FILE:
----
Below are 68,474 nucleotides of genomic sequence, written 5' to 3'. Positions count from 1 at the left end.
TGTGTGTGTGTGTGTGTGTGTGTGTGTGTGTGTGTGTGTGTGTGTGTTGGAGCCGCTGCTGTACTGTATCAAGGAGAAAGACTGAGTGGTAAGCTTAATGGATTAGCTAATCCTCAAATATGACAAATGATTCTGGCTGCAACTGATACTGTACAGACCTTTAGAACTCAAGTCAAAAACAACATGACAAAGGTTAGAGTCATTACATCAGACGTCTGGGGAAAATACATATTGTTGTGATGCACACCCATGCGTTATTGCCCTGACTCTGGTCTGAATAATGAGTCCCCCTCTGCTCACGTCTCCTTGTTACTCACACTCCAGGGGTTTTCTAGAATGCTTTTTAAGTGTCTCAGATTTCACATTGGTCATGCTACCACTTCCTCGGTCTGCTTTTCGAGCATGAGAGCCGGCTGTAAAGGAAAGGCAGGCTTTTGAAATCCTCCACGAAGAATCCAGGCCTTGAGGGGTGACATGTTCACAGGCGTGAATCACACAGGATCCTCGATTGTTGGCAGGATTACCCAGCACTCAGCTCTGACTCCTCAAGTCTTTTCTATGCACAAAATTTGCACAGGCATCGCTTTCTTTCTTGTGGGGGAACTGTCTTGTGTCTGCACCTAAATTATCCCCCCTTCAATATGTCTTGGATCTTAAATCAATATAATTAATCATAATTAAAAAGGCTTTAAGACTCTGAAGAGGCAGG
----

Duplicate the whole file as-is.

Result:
Below are 68,474 nucleotides of genomic sequence, written 5' to 3'. Positions count from 1 at the left end.
TGTGTGTGTGTGTGTGTGTGTGTGTGTGTGTGTGTGTGTGTGTGTGTTGGAGCCGCTGCTGTACTGTATCAAGGAGAAAGACTGAGTGGTAAGCTTAATGGATTAGCTAATCCTCAAATATGACAAATGATTCTGGCTGCAACTGATACTGTACAGACCTTTAGAACTCAAGTCAAAAACAACATGACAAAGGTTAGAGTCATTACATCAGACGTCTGGGGAAAATACATATTGTTGTGATGCACACCCATGCGTTATTGCCCTGACTCTGGTCTGAATAATGAGTCCCCCTCTGCTCACGTCTCCTTGTTACTCACACTCCAGGGGTTTTCTAGAATGCTTTTTAAGTGTCTCAGATTTCACATTGGTCATGCTACCACTTCCTCGGTCTGCTTTTCGAGCATGAGAGCCGGCTGTAAAGGAAAGGCAGGCTTTTGAAATCCTCCACGAAGAATCCAGGCCTTGAGGGGTGACATGTTCACAGGCGTGAATCACACAGGATCCTCGATTGTTGGCAGGATTACCCAGCACTCAGCTCTGACTCCTCAAGTCTTTTCTATGCACAAAATTTGCACAGGCATCGCTTTCTTTCTTGTGGGGGAACTGTCTTGTGTCTGCACCTAAATTATCCCCCCTTCAATATGTCTTGGATCTTAAATCAATATAATTAATCATAATTAAAAAGGCTTTAAGACTCTGAAGAGGCAGG